Piter Brook

Piter Brook

English director
Date of Birth: 21.03.1925
Country: Great Britain

Content:
  1. Biography of Peter Brook
  2. The King Lear Production
  3. The Marat/Sade Production
  4. The Influence of Gurdjieff
  5. The Empty Space

Biography of Peter Brook

Peter Brook is an English theatrical, opera, and film director known for his innovative productions of classic plays, particularly those of Shakespeare, as well as his theatrical experiments. He was born on March 21, 1925, in London. After graduating from Oxford University in 1945, he became a director at the Birmingham Repertory Theatre. He later worked with various companies, including the Royal Shakespeare Theatre in Stratford-upon-Avon, the Royal Opera at Covent Garden, and commercial theaters in London's West End. His productions of King Lear and A Midsummer Night's Dream gained particular fame.

The King Lear Production

In King Lear, Brook created a depiction of a desolate, inhumane universe under the influence of the existentialist ideas of Polish critic Jan Kott. He used dirty-gray canvases and panels of rusty copper color in the set design. In contrast, A Midsummer Night's Dream was a spectacle of acrobatics and somersaults performed by actors in vibrant costumes, with the use of stairs and trapezes.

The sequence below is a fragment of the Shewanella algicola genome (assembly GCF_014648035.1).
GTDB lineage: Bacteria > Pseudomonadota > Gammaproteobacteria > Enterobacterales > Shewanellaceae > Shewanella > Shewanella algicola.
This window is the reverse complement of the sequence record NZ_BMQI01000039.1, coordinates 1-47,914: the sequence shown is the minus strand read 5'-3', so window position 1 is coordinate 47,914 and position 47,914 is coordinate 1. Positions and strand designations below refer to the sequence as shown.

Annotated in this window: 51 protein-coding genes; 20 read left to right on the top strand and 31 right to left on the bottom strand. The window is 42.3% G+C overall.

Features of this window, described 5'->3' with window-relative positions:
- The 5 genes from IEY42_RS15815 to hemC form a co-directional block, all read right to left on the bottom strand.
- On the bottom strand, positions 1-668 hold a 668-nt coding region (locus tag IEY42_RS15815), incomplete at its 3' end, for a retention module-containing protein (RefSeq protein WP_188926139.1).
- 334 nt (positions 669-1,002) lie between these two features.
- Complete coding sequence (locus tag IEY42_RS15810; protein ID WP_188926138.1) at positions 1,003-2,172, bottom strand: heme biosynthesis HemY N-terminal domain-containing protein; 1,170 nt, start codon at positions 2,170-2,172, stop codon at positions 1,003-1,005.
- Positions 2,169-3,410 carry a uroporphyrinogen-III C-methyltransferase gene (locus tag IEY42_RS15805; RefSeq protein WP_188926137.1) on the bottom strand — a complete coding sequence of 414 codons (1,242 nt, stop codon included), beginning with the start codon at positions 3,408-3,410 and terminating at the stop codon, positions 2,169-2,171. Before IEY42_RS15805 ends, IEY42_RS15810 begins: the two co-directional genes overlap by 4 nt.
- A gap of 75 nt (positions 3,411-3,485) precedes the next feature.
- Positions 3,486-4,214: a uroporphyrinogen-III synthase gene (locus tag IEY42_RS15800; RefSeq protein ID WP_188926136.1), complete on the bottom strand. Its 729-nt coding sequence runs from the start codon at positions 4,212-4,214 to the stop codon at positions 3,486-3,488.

The Marat/Sade Production

In 1963, Brook began experimenting with the principles of "Theatre of Cruelty" by Antonin Artaud, resulting in the famous production of Peter Weiss' play Marat/Sade, as well as his staging of Shakespeare's The Tempest. In 1970, Brook founded the International Centre for Theatre Research in Paris. Here, he created productions such as a shortened 80-minute version of the opera Carmen, devoid of choirs, and Anton Chekhov's The Cherry Orchard.

The Influence of Gurdjieff

For many years, Brook was a follower of Russian mystic George Gurdjieff (1866-1949), whose influence can be felt in many of the Centre's productions, particularly in The Conference of the Birds, based on a 12th-century Persian poem. In 1984, the Centre debuted Brook's 11-hour production of the ancient Indian epic Mahabharata. Some of Brook's most well-known films include Lord of the Flies (1963; based on the novel by William Golding), Marat/Sade (1967), King Lear (1969), and Meetings with Remarkable Men (1979; based on Gurdjieff's autobiography).

The Empty Space

Brook articulated his understanding of theater and theatrical direction in his book The Empty Space (1968).

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